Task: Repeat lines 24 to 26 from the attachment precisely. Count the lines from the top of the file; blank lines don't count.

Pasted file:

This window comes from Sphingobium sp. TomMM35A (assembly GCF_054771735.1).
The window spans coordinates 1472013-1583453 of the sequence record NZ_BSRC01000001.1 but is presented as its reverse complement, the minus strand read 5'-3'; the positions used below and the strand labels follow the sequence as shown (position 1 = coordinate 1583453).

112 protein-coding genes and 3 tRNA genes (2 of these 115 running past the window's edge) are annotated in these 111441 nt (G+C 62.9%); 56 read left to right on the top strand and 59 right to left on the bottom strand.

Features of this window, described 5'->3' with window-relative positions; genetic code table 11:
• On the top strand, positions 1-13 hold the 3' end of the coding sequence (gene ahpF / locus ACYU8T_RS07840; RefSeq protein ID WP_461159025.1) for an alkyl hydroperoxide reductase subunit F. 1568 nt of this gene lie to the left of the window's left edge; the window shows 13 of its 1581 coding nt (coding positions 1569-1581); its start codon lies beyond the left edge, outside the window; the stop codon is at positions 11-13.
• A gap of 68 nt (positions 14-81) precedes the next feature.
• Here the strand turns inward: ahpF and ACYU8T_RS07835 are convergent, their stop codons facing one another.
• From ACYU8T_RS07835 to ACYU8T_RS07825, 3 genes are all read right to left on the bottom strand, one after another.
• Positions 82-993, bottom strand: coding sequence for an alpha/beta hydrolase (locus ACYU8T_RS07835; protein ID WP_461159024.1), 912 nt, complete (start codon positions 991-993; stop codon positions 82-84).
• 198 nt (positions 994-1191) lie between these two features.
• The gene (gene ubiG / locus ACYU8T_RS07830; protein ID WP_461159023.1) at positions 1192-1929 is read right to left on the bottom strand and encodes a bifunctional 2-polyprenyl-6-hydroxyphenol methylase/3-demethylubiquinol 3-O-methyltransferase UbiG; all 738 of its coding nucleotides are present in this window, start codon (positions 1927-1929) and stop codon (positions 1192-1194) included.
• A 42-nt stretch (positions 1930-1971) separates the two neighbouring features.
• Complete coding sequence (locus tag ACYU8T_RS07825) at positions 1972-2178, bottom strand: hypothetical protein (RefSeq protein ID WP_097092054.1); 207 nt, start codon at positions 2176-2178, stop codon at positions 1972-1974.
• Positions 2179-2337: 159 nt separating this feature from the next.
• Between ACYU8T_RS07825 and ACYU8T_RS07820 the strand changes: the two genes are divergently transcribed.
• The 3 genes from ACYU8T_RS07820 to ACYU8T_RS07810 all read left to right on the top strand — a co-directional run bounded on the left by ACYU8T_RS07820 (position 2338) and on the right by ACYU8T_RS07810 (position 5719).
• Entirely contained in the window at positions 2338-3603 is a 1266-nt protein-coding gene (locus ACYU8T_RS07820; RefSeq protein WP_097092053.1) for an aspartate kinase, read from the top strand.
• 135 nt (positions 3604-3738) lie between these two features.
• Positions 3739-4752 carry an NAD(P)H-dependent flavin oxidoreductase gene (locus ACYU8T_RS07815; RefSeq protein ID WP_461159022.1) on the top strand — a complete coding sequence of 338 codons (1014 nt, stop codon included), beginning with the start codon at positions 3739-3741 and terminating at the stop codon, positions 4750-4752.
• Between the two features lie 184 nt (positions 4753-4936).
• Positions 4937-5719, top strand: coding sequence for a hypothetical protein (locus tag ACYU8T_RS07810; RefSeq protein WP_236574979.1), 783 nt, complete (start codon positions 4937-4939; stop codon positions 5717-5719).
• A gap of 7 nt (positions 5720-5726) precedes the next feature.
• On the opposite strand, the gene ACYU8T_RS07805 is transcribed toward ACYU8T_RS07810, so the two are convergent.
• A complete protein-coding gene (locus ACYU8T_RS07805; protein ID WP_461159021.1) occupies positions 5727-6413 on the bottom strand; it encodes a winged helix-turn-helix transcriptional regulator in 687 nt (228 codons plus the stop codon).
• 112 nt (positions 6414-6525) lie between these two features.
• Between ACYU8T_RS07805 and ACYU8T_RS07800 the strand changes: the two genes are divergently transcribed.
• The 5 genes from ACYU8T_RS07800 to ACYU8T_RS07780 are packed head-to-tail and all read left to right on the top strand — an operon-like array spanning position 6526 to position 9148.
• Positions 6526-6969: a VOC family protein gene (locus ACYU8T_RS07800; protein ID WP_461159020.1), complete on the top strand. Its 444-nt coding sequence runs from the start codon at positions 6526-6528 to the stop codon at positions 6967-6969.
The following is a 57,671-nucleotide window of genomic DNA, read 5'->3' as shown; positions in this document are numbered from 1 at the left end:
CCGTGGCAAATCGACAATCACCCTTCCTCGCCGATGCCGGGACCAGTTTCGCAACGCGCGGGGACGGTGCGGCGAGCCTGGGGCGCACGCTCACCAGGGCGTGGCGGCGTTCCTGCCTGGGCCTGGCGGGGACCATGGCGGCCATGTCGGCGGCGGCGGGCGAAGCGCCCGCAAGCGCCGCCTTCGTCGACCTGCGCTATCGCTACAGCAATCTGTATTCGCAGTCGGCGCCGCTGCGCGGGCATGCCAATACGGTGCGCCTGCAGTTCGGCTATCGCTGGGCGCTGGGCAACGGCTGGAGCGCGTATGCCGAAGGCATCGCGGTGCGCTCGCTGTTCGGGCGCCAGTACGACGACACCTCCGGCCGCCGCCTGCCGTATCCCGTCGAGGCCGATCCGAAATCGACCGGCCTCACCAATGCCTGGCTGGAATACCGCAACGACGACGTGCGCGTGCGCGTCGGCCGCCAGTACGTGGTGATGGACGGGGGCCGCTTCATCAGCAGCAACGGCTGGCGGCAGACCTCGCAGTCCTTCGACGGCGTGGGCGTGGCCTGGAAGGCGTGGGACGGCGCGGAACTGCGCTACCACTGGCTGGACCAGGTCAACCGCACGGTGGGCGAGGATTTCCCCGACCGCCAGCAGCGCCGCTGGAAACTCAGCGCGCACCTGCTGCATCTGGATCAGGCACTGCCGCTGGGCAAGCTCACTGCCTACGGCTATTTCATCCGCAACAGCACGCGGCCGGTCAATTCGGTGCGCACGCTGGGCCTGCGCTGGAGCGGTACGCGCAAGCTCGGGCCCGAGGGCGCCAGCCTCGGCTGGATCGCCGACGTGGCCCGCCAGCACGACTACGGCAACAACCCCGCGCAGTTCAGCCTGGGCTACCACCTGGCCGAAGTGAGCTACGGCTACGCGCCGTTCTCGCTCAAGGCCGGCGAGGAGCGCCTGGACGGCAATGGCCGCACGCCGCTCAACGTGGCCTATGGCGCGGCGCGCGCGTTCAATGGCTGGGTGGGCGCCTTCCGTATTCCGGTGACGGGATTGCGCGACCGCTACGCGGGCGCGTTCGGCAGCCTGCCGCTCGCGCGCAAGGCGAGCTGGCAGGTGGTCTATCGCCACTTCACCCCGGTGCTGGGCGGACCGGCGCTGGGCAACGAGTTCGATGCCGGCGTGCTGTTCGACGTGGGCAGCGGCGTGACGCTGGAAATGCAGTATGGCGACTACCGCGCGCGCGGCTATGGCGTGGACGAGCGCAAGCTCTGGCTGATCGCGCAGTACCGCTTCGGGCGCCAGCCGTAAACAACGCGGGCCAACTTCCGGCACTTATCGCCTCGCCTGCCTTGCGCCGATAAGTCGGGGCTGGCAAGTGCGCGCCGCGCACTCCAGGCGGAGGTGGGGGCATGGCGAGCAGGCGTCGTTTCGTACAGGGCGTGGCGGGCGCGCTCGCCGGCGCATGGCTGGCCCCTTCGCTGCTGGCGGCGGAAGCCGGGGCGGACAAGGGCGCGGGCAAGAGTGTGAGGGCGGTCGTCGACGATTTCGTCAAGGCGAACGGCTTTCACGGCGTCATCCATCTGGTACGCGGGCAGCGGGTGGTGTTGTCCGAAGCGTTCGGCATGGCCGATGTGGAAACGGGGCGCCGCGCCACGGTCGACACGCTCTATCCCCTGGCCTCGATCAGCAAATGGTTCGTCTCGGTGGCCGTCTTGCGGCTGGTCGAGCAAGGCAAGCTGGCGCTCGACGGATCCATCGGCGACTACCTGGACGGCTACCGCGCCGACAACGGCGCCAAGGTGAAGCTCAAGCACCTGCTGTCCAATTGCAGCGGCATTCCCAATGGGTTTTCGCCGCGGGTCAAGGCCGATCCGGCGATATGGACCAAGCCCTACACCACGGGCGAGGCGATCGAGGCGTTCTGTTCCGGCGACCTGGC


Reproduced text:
• A complete protein-coding gene (locus ACYU8T_RS07805; protein ID WP_461159021.1) occupies positions 5727-6413 on the bottom strand; it encodes a winged helix-turn-helix transcriptional regulator in 687 nt (228 codons plus the stop codon).
• 112 nt (positions 6414-6525) lie between these two features.
• Between ACYU8T_RS07805 and ACYU8T_RS07800 the strand changes: the two genes are divergently transcribed.